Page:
I'm currently in the process of going "full time" in audio engineering. That means I'm looking for credits and opportunities. I'll happily mix, edit, produce, play, and write for next to nothing. My prices are all placeholders, and credits/reviews/HAPPY CLIENTS are what I'm after. On a budget or willing to give someone a shot? Let's talk.
I have been around the business since I was 13. Spending 8 years in the touring band "Almost Tomorrow", I learned a little bit of everything as the lead guitar player and ad-hoc manager. Whether it be live, studio, or business within the music industry; I've been there!
I have experience as an audio engineer in world-class studios, and project setups alike. I first started recording music on tape before high school, and quickly learned how to work on large-format consoles through internships, jobs, and freelance gigs.
Contact me through the green button above and let's get to work.
Interview with Matt Desilet's studio
Q: Describe the most common type of work you do for your clients.
A: Tracking, mixing, and audio restoration/cleanup.
Q: What other musicians or music production professionals inspire you?
A: Brendan O'Brien, Rick Rubin, Prince, George Martin, Quincy Jones, The Foo Fighters, Pearl Jam, Rob Thomas, Eric Clapton, Carlos Santana, Jimmy Page, George Clinton, Nile Rodgers, Daniel Lanois,
Q: Tell us about your studio setup.
A: Pro Tools/Logic DAW setups, Adobe CC and Final Cut for A/V. I run Roland VSTs, UA interface, Event monitors. WAD/Slate/Waves plugins.
Q: What's your typical work process?
A: Listen, listen, listen during pre-production. Carve out original, "organic" feeling arrangements (when producing). The space between notes and frequencies says a lot about the artist. I also leverage tech fairly well, and try to let a song's parts work together without fighting each other.
Q: What do you bring to a song?
A: Musicians point-of-view, technical acumen, and a new set of ears! If you ask 10 folks where a song should go, you'll probably get 10 answers. I like to fight for a sound until I'm blown away, not just satisfied.
Q: What's your strongest skill?
A: Working with and helping people.
Q: What type of music do you usually work on?
A: Pop rock, hard rock, and indie rock with elements of pop, funk, and soul.
Q: Can you share one music production tip?
A: Find the part of the song that really "hooks" people in. Sometimes (even in mega-pop, it's not the vocal!) and work on that first. Make sure the rest of the song compliments it. Don't sacrifice the integrity of the hook for what you think might work on something else.
Q: Which artist would you like to work with and why?
A: James Bay seems like a pretty cool dude to work with. Amos Lee is awesome. Joey Landreth is up there too.
Q: How would you describe your style?
A: As a producer: A band member just listening. As a mixing engineer: A chef working with lots of ingredients. As a Tracking engineer: A cat-herder and project manager. As a musician: Listen and play with the track until my eyes get wide.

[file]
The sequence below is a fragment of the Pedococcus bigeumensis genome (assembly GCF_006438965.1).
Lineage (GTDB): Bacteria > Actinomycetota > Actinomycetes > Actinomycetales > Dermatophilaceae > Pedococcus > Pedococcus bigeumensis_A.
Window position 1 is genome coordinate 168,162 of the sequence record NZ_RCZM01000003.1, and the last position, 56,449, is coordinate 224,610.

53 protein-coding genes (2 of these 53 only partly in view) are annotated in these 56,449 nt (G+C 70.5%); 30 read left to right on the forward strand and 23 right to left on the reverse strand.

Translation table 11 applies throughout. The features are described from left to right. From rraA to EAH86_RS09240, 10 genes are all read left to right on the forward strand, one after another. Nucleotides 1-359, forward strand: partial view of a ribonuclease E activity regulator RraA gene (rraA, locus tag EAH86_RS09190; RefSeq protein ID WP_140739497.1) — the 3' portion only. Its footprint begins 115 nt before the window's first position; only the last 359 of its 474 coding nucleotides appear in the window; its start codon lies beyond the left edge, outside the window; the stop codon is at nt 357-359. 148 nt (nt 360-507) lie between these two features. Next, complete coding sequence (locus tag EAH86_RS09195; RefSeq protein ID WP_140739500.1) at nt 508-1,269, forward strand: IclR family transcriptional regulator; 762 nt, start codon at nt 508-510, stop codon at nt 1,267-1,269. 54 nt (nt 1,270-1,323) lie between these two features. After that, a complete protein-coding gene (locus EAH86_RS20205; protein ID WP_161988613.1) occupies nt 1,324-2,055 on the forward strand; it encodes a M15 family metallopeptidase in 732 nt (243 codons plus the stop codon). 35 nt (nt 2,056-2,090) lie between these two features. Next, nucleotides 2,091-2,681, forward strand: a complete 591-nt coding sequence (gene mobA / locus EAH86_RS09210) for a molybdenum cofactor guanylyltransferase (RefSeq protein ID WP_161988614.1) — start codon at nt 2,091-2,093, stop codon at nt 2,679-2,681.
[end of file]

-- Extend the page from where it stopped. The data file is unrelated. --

Q: What was your career path? How long have you been doing this?
A: I'm a "trained" political scientist, I am a "professional" marketer, and I'm working towards becoming a full time music technologist/entrepreneur.
Q: If you were on a desert island and could take just 5 pieces of gear, what would they be?
A: I'm a gearhead, so 5 is going to be tough. A Muze acoustic guitar (shameless plug) My Fender strat My amp An 88 key workstation A Spire Studio
Q: What advice do you have for a customer looking to hire a provider like you?
A: Give me a shot! It won't cost you anything right now. I'm looking to make great sounding music.
Q: What questions do you ask prospective clients?
A: I like to know what their goals are. Is this to tour, get signed by a major label? Give a track to their significant other? Lots of folks jump right into projects and don't really understand the artist's hopes and dreams.
Q: What's the biggest misconception about what you do?
A: That because I don't have a ton of credits, I can't mix or produce well.
Q: What questions do customers most commonly ask you? What's your answer?
A: customer: How long will this take? me: It depends on lots of things. How perfect you want it, how much we pre-produce, changes made.
Q: What do you like most about your job?
A: Getting recognized and/or compensated to work in music... what's not to like?
Q: What's your 'promise' to your clients?
A: I'll do what I can to make you proud of your music. If I can't, or we can't - I won't waste any (more) of your time, or any of your money.
Q: Analog or digital and why?
A: That's a crap question! Both are really important to the industry. Both have their places depending on what you're going for.
Q: Is there anyone on SoundBetter you know and would recommend to your clients?
A: I honestly haven't jumped in enough. Will look and revise!
Q: What are you working on at the moment?
A: Mixing for some clients in Boston.
Q: Tell us about a project you worked on you are especially proud of and why. What was your role?
A: I ran a full webinar program with all on-demand and onsite audio. It wasn't music, but it was incredible to see what happens when a company has zero video engagement and then all of the sudden; tons of content.